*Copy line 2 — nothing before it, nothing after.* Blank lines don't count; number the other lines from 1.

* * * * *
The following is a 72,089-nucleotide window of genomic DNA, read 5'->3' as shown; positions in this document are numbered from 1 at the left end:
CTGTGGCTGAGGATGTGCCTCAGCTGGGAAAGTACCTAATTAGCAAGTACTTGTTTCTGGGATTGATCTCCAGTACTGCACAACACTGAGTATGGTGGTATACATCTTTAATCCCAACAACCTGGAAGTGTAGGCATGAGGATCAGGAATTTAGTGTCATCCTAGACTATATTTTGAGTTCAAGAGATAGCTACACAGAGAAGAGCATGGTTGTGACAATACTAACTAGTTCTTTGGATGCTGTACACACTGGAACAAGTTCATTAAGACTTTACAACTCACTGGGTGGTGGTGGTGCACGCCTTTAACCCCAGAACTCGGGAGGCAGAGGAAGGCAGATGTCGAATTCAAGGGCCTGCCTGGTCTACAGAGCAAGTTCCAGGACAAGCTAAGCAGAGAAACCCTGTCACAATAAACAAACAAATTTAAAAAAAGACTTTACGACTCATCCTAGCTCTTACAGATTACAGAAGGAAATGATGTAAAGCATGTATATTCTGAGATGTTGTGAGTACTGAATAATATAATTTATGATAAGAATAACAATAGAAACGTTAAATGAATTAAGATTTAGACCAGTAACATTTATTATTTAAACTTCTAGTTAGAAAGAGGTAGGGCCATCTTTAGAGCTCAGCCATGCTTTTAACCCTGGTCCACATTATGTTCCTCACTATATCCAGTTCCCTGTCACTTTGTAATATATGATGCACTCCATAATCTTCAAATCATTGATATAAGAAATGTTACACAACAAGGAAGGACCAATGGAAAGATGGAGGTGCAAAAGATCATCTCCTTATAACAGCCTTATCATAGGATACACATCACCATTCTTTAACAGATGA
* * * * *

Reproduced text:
CTGTGGCTGAGGATGTGCCTCAGCTGGGAAAGTACCTAATTAGCAAGTACTTGTTTCTGGGATTGATCTCCAGTACTGCACAACACTGAGTATGGTGGTATACATCTTTAATCCCAACAACCTGGAAGTGTAGGCATGAGGATCAGGAATTTAGTGTCATCCTAGACTATATTTTGAGTTCAAGAGATAGCTACACAGAGAAGAGCATGGTTGTGACAATACTAACTAGTTCTTTGGATGCTGTACACACTGGAACAAGTTCATTAAGACTTTACAACTCACTGGGTGGTGGTGGTGCACGCCTTTAACCCCAGAACTCGGGAGGCAGAGGAAGGCAGATGTCGAATTCAAGGGCCTGCCTGGTCTACAGAGCAAGTTCCAGGACAAGCTAAGCAGAGAAACCCTGTCACAATAAACAAACAAATTTAAAAAAAGACTTTACGACTCATCCTAGCTCTTACAGATTACAGAAGGAAATGATGTAAAGCATGTATATTCTGAGATGTTGTGAGTACTGAATAATATAATTTATGATAAGAATAACAATAGAAACGTTAAATGAATTAAGATTTAGACCAGTAACATTTATTATTTAAACTTCTAGTTAGAAAGAGGTAGGGCCATCTTTAGAGCTCAGCCATGCTTTTAACCCTGGTCCACATTATGTTCCTCACTATATCCAGTTCCCTGTCACTTTGTAATATATGATGCACTCCATAATCTTCAAATCATTGATATAAGAAATGTTACACAACAAGGAAGGACCAATGGAAAGATGGAGGTGCAAAAGATCATCTCCTTATAACAGCCTTATCATAGGATACACATCACCATTCTTTAACAGATGA